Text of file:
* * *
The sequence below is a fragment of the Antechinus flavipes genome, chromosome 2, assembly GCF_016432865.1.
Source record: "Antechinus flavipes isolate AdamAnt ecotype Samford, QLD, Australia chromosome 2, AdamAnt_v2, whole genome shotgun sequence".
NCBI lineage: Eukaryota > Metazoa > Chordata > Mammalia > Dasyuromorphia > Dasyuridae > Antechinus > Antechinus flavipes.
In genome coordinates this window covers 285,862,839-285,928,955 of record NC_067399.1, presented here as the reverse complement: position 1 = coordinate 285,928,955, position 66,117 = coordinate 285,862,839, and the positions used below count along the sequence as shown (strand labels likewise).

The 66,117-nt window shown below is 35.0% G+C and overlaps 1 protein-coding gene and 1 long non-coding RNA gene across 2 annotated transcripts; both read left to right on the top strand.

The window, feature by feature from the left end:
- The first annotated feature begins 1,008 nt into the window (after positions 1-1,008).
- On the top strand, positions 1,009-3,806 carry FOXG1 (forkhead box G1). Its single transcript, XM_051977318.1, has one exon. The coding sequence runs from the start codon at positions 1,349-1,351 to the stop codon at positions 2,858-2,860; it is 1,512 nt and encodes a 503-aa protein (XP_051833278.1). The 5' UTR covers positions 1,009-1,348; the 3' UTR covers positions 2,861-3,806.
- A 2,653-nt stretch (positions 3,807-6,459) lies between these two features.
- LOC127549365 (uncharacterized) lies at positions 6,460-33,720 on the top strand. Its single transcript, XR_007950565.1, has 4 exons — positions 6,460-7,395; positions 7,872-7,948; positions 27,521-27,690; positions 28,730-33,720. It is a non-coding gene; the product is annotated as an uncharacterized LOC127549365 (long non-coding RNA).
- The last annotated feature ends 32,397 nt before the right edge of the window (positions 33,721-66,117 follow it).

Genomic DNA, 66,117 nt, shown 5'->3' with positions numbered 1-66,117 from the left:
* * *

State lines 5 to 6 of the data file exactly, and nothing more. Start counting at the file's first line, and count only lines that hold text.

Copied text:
The 66,117-nt window shown below is 35.0% G+C and overlaps 1 protein-coding gene and 1 long non-coding RNA gene across 2 annotated transcripts; both read left to right on the top strand.

The window, feature by feature from the left end: